San Francisco Travel Agency: Go to Iran now!
In a previous blogpost UANI highlighted the astonishing claim by the Iranian embassy in Copenhagen that Iran was “as safe as Sweden.” Now the same ludicrous comparison is being parroted by an American travel agency on the West Coast. “In fact,” writes GeoEx of San Francisco, “our security consultants assess the majority of Iran as low-risk—the same level of risk as Sweden.” The identity of these ‘security consultants’ is unclear, but the reader is directed to another article by a GeoEx writer. ON her article titled ‘Iran Travel Advice & Safety,’ her breathless conclusion is to simply “Go there now!”
Would she have offered the same counsel to Michael White, Xiyue Wang, Baquer Namazi, Simak Namazi – American citizens all? Like them, detained foreigners from Britain, France, Germany, the Netherlands, Austria, Sweden are all right now suffering in Iranian custody, arrested on nonsense charges as part of Iran’s hostage industry.
As well as relying on so-called security consultants who assess that Iran is as safe as Sweden, GeoEx also “take[s] into account the travel advisories of the US Department of State, as well as those of other governments…”
But unfortunately GeoEx doesn’t appear to pay much attention to this source. The U.S. Department of State’s travel advisory is blunt: “DO NOT TRAVEL.”
What about “other governments”? Australia “recommend[s] you reconsider your need to travel to Iran due to the risk of arbitrary detention or arrests.” Canada warns of “arbitrary detention and arrest” France has “restricted all non-essential travel for diplomats.” Spain “cannot protect dual nationals.” Britain advises “British-Iranian dual nationals against all travel to Iran [and] there is a risk that British nationals, and a significantly higher risk that British-Iranian dual nationals, could be arbitrarily detained or arrested in Iran.” Switzerland has “no possibility to support Swiss-Iranian dual citizens who have difficulties with Iranian authorities.” Apart from the Islamic Republic itself, there is not a single government on the planet that would subscribe to GeoEx’s optimistic take.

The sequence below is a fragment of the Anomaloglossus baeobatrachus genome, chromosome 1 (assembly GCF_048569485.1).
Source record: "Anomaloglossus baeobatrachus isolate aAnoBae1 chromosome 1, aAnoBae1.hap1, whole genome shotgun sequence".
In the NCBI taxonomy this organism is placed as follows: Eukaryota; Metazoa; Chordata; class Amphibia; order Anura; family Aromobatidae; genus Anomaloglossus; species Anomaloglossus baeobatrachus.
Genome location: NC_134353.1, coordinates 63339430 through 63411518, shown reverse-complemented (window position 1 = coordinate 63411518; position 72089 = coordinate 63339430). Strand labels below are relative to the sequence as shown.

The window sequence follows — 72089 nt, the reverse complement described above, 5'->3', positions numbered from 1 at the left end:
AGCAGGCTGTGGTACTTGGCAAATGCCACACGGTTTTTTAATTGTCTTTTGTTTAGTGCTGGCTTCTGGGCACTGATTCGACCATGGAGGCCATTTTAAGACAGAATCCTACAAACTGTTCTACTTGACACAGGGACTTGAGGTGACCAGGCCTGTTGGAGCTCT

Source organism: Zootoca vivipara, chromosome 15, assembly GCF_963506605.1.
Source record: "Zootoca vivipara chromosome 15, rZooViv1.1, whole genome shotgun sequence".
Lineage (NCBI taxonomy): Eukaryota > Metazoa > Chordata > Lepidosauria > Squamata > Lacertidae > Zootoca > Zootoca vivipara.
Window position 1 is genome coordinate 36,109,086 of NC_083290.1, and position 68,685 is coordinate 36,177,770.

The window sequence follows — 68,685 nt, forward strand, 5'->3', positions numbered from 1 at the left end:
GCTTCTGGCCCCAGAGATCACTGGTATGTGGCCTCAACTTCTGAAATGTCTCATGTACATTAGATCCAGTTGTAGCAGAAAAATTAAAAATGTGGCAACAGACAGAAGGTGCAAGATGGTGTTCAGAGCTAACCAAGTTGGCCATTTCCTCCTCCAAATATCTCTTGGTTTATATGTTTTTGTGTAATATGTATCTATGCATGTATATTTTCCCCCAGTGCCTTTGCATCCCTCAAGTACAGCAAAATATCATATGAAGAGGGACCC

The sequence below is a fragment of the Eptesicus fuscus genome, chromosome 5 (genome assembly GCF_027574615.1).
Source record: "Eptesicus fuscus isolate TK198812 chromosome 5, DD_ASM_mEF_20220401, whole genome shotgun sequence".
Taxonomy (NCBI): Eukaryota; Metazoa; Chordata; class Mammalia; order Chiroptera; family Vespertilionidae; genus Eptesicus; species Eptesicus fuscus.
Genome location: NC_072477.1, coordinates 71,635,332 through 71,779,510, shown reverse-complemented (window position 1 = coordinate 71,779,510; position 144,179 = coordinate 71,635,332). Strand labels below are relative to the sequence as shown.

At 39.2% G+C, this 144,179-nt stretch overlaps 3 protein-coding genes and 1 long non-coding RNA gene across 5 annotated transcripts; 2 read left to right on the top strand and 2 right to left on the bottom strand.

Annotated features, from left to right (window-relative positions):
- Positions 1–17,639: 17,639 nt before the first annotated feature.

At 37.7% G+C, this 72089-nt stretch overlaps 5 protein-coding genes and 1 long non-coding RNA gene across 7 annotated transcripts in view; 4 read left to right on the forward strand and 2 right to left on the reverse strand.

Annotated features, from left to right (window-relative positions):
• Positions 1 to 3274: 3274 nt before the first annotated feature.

GeoEx is by no means the only agency painting the “safe as Sweden” portrait (although we have yet to find one quite as gushing). Dozens of other travel agencies also fail to mention the real risks of arbitrary arrest and detention, and all couch the idea of Iran, euphemistically, as a journey into the unknown…
Thus Australia’s Intrepid Travel coyly tells us Iran tours are “unconventional” and “don’t fit into any easy pigeonhole.” Abercrombie & Kent, ‘the world’s foremost luxury travel company’, says “Iran is a destination veiled in mystery among American travellers.” Yomadic’s Iran ‘Untour’ is for those who “really wouldn't enjoy a typical "corporate" group tour.” And Steppes Travel from the UK (accurately) states, “A private tour of Iran requires more advanced planning and preparation than most countries - but those willing to make the effort will be rewarded many times over and find a warm and hospitable land that is blissfully free from visitors.”
Indeed. But aside from the almost risible understatement, there is a remarkable absence of cautionary words, especially for dual-nationals, which masks the realities as clearly stated by governments in every corner of the world.
Of course, travel agencies highlight the attractions of the places they market, and there is little doubt of the spectacular culture of Persian heritage and generosity of ordinary Iranians. But equally, they have a duty to share the full picture and be honest about the risks. This surely precludes making immoderate claims comparing Iran to Sweden and exhorting clients to ‘go there now!’